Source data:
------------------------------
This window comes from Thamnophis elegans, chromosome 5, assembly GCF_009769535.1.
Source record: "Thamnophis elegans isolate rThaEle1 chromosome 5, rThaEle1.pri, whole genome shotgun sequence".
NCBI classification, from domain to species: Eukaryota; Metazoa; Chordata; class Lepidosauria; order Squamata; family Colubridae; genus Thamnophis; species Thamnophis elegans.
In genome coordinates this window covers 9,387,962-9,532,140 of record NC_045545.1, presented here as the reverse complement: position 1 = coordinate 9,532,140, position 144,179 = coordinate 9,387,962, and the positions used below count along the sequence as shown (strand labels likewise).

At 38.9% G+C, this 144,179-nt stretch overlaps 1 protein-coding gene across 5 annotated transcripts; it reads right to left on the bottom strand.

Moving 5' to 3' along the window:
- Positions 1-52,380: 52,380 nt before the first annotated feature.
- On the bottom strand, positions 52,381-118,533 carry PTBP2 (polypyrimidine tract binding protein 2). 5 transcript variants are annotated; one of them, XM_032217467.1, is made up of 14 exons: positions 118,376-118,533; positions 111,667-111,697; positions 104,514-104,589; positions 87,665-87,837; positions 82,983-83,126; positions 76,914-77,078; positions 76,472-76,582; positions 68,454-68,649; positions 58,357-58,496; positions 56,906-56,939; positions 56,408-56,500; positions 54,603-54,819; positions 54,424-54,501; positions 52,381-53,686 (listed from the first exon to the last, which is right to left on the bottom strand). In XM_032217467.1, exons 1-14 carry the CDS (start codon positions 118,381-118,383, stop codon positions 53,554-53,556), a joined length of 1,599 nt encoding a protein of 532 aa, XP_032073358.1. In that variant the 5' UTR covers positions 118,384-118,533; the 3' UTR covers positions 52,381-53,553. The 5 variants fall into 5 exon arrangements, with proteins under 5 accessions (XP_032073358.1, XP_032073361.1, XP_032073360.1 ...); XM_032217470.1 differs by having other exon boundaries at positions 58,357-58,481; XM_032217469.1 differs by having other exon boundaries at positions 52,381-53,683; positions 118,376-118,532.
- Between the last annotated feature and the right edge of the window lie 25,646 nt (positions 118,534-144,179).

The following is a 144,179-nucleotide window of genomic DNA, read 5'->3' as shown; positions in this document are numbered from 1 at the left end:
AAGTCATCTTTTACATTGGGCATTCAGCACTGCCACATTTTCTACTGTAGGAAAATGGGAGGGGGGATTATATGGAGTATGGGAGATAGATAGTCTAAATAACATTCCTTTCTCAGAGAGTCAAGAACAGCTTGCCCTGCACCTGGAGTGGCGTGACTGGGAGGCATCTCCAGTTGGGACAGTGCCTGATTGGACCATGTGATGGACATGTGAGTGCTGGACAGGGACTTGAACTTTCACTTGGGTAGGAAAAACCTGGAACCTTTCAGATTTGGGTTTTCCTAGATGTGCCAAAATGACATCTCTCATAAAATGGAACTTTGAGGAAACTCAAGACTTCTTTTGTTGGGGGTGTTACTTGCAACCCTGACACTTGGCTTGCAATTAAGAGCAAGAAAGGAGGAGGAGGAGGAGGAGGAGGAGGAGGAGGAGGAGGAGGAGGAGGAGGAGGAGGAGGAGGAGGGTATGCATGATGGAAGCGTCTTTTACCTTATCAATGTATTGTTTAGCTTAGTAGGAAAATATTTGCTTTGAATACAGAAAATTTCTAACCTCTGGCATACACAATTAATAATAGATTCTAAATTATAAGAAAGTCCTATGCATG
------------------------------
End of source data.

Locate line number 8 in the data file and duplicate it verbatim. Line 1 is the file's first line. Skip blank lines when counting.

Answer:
- On the bottom strand, positions 52,381-118,533 carry PTBP2 (polypyrimidine tract binding protein 2). 5 transcript variants are annotated; one of them, XM_032217467.1, is made up of 14 exons: positions 118,376-118,533; positions 111,667-111,697; positions 104,514-104,589; positions 87,665-87,837; positions 82,983-83,126; positions 76,914-77,078; positions 76,472-76,582; positions 68,454-68,649; positions 58,357-58,496; positions 56,906-56,939; positions 56,408-56,500; positions 54,603-54,819; positions 54,424-54,501; positions 52,381-53,686 (listed from the first exon to the last, which is right to left on the bottom strand). In XM_032217467.1, exons 1-14 carry the CDS (start codon positions 118,381-118,383, stop codon positions 53,554-53,556), a joined length of 1,599 nt encoding a protein of 532 aa, XP_032073358.1. In that variant the 5' UTR covers positions 118,384-118,533; the 3' UTR covers positions 52,381-53,553. The 5 variants fall into 5 exon arrangements, with proteins under 5 accessions (XP_032073358.1, XP_032073361.1, XP_032073360.1 ...); XM_032217470.1 differs by having other exon boundaries at positions 58,357-58,481; XM_032217469.1 differs by having other exon boundaries at positions 52,381-53,683; positions 118,376-118,532.